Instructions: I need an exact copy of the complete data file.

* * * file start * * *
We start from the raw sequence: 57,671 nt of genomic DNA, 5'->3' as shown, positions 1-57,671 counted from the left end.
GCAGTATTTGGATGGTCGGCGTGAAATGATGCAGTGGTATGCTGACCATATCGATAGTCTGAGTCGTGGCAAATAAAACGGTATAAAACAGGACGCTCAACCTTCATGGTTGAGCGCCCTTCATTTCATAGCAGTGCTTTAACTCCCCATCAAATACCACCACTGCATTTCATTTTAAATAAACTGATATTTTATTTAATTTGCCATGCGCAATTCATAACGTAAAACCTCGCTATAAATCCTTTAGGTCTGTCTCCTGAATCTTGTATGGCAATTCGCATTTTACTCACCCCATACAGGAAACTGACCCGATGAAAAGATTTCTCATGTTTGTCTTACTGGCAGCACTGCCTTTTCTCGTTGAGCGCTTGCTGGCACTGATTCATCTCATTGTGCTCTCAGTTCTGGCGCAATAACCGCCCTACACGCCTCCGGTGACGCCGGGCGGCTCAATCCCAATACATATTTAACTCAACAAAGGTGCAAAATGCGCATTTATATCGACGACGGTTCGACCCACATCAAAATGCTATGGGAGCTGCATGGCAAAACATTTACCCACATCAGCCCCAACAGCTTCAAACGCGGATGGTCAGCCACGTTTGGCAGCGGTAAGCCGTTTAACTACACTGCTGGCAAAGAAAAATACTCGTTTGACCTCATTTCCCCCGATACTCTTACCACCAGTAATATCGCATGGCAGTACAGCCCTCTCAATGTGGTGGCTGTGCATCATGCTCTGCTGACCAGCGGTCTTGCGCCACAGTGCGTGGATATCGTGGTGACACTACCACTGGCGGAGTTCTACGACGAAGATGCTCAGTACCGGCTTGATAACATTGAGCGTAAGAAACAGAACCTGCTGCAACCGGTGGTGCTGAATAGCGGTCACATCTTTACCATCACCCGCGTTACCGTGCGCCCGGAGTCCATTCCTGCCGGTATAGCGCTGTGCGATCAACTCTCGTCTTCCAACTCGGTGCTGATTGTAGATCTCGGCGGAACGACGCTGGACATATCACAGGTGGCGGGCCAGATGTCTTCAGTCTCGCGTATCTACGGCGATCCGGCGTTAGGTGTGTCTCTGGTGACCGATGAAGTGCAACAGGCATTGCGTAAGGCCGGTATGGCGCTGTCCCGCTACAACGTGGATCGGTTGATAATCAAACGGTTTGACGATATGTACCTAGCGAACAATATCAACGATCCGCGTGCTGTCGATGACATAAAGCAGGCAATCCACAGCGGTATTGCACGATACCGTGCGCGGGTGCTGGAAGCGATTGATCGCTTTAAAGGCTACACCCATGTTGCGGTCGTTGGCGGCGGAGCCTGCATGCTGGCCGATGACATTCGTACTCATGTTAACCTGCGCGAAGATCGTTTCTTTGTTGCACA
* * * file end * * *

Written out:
We start from the raw sequence: 57,671 nt of genomic DNA, 5'->3' as shown, positions 1-57,671 counted from the left end.
GCAGTATTTGGATGGTCGGCGTGAAATGATGCAGTGGTATGCTGACCATATCGATAGTCTGAGTCGTGGCAAATAAAACGGTATAAAACAGGACGCTCAACCTTCATGGTTGAGCGCCCTTCATTTCATAGCAGTGCTTTAACTCCCCATCAAATACCACCACTGCATTTCATTTTAAATAAACTGATATTTTATTTAATTTGCCATGCGCAATTCATAACGTAAAACCTCGCTATAAATCCTTTAGGTCTGTCTCCTGAATCTTGTATGGCAATTCGCATTTTACTCACCCCATACAGGAAACTGACCCGATGAAAAGATTTCTCATGTTTGTCTTACTGGCAGCACTGCCTTTTCTCGTTGAGCGCTTGCTGGCACTGATTCATCTCATTGTGCTCTCAGTTCTGGCGCAATAACCGCCCTACACGCCTCCGGTGACGCCGGGCGGCTCAATCCCAATACATATTTAACTCAACAAAGGTGCAAAATGCGCATTTATATCGACGACGGTTCGACCCACATCAAAATGCTATGGGAGCTGCATGGCAAAACATTTACCCACATCAGCCCCAACAGCTTCAAACGCGGATGGTCAGCCACGTTTGGCAGCGGTAAGCCGTTTAACTACACTGCTGGCAAAGAAAAATACTCGTTTGACCTCATTTCCCCCGATACTCTTACCACCAGTAATATCGCATGGCAGTACAGCCCTCTCAATGTGGTGGCTGTGCATCATGCTCTGCTGACCAGCGGTCTTGCGCCACAGTGCGTGGATATCGTGGTGACACTACCACTGGCGGAGTTCTACGACGAAGATGCTCAGTACCGGCTTGATAACATTGAGCGTAAGAAACAGAACCTGCTGCAACCGGTGGTGCTGAATAGCGGTCACATCTTTACCATCACCCGCGTTACCGTGCGCCCGGAGTCCATTCCTGCCGGTATAGCGCTGTGCGATCAACTCTCGTCTTCCAACTCGGTGCTGATTGTAGATCTCGGCGGAACGACGCTGGACATATCACAGGTGGCGGGCCAGATGTCTTCAGTCTCGCGTATCTACGGCGATCCGGCGTTAGGTGTGTCTCTGGTGACCGATGAAGTGCAACAGGCATTGCGTAAGGCCGGTATGGCGCTGTCCCGCTACAACGTGGATCGGTTGATAATCAAACGGTTTGACGATATGTACCTAGCGAACAATATCAACGATCCGCGTGCTGTCGATGACATAAAGCAGGCAATCCACAGCGGTATTGCACGATACCGTGCGCGGGTGCTGGAAGCGATTGATCGCTTTAAAGGCTACACCCATGTTGCGGTCGTTGGCGGCGGAGCCTGCATGCTGGCCGATGACATTCGTACTCATGTTAACCTGCGCGAAGATCGTTTCTTTGTTGCACA